Apex owner says Maldonado deceived him
Rodríguez Lopez says his ex-lawyer made the deal behind his back and he did not find out about it until the last minute
Tuesday, May 19, 2020 – 10:06 AM
Robert Rodríguez López, the owner of Apex General Contractors, told the House Health Committee yesterday, behind closed doors, that his former lawyer Juan Maldonado set up the COVID-19 rapid testing kits business behind his back and that he did not know that company was involved in the transaction until late on the night of March 26, when the transaction was completed.
The testimony, which was referred to El Nuevo Día by sources who prefer not to be identified, took place behind closed doors as requested by the Committee after Rodríguez López’s attorney, Juan Ramón Acevedo, indicated that his client fears for his and his family’s safety since he is cooperating with federal and state authorities investigating the transaction.
“To protect the life and safety of Mr. Rodríguez López and his family, we request that said hearing be an executive one, in private,” Acevedo said in a letter sent to the committee.
One of 313 LLC founding partners – another company that sold coronavirus tests to the government – Ricardo Vázquez, was also called to testify yesterday but did not attend, arguing that he also collaborates with “other authorities.” Health Commission President Juan Oscar Morales said he would call him to testify under a warning of contempt.
Rodríguez López’s lawyer gave the commission access to text messages between his client and Maldonado – which he also shared with law enforcement agencies – that allegedly prove he was deceived by Maldonado, a former Public Works undersecretary and former director of the Maritime Transport Authority under this government.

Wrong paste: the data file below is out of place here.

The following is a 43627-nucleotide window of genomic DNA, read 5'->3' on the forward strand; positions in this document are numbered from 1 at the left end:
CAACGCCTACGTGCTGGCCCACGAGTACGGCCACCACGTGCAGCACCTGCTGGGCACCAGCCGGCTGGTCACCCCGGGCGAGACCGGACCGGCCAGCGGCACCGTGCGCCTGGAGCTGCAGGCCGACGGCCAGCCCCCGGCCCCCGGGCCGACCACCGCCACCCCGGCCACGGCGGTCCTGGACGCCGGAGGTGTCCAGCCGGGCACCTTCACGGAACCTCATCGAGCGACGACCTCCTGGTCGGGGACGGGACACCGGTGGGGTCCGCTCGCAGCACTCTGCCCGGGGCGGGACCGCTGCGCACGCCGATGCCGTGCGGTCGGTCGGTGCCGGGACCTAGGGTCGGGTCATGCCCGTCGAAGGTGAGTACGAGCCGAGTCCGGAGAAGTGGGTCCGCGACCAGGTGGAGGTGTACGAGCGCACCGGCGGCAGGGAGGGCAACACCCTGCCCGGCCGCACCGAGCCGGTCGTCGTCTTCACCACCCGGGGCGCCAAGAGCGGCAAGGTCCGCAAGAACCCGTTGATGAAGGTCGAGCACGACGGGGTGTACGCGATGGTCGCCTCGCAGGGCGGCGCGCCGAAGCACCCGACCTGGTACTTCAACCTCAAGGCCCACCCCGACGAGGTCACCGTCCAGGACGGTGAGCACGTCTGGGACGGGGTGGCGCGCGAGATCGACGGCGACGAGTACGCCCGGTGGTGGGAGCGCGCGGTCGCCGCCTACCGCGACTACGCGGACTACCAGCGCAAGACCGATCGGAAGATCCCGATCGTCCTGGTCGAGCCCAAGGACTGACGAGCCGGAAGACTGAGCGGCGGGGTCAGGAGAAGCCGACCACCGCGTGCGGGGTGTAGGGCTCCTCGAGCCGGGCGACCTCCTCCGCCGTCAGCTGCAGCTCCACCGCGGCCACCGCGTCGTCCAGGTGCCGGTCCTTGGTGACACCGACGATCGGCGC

El Nuevo Día learned that Rodríguez López confirmed he is working with the Puerto Rican Justice Department, the FBI, and the U.S. Health Department’s Office of the Inspector General.
He alleged that although he was planning to establish a hand sanitizer manufacturing business, Maldonado called him to propose other businesses related to COVID-19.
Maldonado said he set up the whole testing kit business behind his back.
Around March 18, he allegedly authorized Maldonado to use his signature for a business deal. But he found out about the purchase of COVID-19 rapid testing kits when he received the contract to sell one million of those tests for $38 million in his email on the night of March 26. Maldonado allegedly told him at then that he would make “millions of dollars.”
The next day, Apex received the $19 million advance that Rodríguez López had to return when the order was canceled. He also said he did not authorize the signature Maldonado used to allow, in a corporate resolution, businessman Aaron Vick to sign for Apex.
Before the committee last week, Maldonado said he began negotiating with the government on behalf of two other clients, businessmen William Tress and Manuel Agosto, who claimed to have medical equipment to sell to the government or contacts abroad to get it.
But since they were not included in the government’s bidding registry, Apex entered the picture, because it had provided services to public agencies in the area of construction and maintenance.
Maldonado invoked the fifth amendment when he was asked questions regarding how the corporate resolution authorizing Vick to sign on behalf of Apex in this transaction was signed. Vick said he sent his electronic signature to Maldonado and that he did not authorize it to be used to sign on behalf of Apex, a company whose existence he was not even aware of.